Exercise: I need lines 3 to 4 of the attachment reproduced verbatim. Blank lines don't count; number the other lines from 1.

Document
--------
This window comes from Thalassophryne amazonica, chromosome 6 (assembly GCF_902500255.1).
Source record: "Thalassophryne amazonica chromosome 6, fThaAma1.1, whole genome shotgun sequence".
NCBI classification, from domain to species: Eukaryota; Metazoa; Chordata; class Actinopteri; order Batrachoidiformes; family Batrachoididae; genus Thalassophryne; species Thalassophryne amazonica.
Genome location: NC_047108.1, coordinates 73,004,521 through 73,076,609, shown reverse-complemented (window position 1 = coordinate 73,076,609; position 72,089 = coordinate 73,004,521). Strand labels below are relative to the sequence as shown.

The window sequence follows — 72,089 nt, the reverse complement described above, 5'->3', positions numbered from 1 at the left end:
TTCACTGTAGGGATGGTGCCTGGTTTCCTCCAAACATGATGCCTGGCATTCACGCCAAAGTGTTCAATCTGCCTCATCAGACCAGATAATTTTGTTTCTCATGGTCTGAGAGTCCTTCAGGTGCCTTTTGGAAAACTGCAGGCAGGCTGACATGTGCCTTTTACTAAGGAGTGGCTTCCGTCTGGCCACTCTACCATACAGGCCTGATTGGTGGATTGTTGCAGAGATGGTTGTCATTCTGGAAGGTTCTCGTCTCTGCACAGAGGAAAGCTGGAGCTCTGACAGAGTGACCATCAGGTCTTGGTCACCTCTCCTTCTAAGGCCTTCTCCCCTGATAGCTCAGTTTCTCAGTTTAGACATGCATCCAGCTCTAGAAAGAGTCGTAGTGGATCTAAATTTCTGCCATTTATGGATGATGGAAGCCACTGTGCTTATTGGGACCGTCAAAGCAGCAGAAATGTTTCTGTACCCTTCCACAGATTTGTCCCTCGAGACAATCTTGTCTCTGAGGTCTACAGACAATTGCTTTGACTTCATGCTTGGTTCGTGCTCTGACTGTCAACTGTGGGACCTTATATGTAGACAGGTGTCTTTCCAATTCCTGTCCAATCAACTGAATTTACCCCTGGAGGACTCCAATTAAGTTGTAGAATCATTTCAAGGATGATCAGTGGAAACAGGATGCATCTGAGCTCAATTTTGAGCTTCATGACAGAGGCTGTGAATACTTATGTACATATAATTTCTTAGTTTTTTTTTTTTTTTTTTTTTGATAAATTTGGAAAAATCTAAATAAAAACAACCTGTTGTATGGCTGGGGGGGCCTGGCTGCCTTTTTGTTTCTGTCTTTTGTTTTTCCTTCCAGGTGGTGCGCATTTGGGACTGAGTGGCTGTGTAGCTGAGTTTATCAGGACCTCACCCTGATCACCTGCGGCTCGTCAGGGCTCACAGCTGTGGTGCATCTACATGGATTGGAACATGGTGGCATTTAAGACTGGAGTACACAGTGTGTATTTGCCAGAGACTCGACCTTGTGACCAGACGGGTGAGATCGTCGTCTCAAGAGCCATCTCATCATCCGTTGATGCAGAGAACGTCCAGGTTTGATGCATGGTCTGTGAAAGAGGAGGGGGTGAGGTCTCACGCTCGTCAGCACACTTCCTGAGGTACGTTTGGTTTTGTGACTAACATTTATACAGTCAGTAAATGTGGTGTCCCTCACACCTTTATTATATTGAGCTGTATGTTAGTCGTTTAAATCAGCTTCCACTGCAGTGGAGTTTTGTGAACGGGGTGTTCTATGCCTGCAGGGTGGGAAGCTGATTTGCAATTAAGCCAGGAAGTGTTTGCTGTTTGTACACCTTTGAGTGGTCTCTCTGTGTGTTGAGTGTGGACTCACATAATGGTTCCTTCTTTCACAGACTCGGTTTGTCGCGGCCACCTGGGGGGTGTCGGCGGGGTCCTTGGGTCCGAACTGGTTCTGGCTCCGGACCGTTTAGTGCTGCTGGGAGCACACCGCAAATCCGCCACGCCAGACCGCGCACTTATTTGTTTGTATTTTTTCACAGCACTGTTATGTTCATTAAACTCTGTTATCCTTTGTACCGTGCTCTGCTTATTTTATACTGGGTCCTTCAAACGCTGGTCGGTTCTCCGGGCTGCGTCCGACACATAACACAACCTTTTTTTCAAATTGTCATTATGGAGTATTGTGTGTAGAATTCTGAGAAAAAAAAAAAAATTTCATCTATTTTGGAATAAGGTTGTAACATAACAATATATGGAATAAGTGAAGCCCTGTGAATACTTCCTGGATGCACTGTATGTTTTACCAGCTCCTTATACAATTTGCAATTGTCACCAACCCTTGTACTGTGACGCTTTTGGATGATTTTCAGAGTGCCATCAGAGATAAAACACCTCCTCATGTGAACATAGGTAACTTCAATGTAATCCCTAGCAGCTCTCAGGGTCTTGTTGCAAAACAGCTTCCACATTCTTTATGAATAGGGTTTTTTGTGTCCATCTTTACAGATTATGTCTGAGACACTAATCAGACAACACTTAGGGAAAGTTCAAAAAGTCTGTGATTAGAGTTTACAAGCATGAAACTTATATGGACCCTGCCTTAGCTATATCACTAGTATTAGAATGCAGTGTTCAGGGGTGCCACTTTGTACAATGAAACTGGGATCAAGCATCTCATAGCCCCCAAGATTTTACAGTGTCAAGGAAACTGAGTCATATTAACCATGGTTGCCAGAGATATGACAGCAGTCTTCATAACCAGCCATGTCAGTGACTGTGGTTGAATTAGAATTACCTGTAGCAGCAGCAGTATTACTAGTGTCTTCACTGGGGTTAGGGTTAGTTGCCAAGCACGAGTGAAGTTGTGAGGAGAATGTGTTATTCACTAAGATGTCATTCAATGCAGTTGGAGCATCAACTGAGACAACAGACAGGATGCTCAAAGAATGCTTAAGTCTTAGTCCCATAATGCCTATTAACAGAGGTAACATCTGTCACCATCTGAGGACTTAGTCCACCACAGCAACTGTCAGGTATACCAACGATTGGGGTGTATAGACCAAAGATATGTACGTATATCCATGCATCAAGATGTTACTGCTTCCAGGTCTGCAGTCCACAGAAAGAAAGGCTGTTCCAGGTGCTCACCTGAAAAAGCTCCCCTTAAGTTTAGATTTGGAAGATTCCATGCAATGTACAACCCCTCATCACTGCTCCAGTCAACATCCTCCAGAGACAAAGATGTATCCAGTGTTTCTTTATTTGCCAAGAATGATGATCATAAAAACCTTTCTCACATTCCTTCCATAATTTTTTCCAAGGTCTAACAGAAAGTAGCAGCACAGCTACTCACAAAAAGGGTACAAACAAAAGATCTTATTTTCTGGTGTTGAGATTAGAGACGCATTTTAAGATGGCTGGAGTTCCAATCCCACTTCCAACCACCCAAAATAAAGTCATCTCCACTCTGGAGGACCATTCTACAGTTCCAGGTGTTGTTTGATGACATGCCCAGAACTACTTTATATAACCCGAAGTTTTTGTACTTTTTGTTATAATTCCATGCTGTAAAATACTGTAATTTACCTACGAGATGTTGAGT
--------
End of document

NCBI classification, from domain to species: Eukaryota; Metazoa; Chordata; class Actinopteri; order Batrachoidiformes; family Batrachoididae; genus Thalassophryne; species Thalassophryne amazonica.
Genome location: NC_047108.1, coordinates 73,004,521 through 73,076,609, shown reverse-complemented (window position 1 = coordinate 73,076,609; position 72,089 = coordinate 73,004,521). Strand labels below are relative to the sequence as shown.